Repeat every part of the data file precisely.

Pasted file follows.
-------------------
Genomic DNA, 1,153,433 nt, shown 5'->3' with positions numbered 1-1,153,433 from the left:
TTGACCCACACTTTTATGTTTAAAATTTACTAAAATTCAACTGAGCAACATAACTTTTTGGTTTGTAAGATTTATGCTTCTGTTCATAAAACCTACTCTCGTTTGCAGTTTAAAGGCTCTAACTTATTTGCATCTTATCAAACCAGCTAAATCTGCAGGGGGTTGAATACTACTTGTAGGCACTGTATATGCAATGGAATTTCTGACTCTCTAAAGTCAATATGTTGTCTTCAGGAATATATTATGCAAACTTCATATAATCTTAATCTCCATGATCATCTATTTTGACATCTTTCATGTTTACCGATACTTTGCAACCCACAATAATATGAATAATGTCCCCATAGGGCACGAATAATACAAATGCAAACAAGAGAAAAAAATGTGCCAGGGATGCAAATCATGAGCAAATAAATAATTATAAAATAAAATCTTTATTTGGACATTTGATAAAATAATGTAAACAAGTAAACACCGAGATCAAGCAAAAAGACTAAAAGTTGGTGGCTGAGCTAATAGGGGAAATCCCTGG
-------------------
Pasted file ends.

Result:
Genomic DNA, 1,153,433 nt, shown 5'->3' with positions numbered 1-1,153,433 from the left:
TTGACCCACACTTTTATGTTTAAAATTTACTAAAATTCAACTGAGCAACATAACTTTTTGGTTTGTAAGATTTATGCTTCTGTTCATAAAACCTACTCTCGTTTGCAGTTTAAAGGCTCTAACTTATTTGCATCTTATCAAACCAGCTAAATCTGCAGGGGGTTGAATACTACTTGTAGGCACTGTATATGCAATGGAATTTCTGACTCTCTAAAGTCAATATGTTGTCTTCAGGAATATATTATGCAAACTTCATATAATCTTAATCTCCATGATCATCTATTTTGACATCTTTCATGTTTACCGATACTTTGCAACCCACAATAATATGAATAATGTCCCCATAGGGCACGAATAATACAAATGCAAACAAGAGAAAAAAATGTGCCAGGGATGCAAATCATGAGCAAATAAATAATTATAAAATAAAATCTTTATTTGGACATTTGATAAAATAATGTAAACAAGTAAACACCGAGATCAAGCAAAAAGACTAAAAGTTGGTGGCTGAGCTAATAGGGGAAATCCCTGG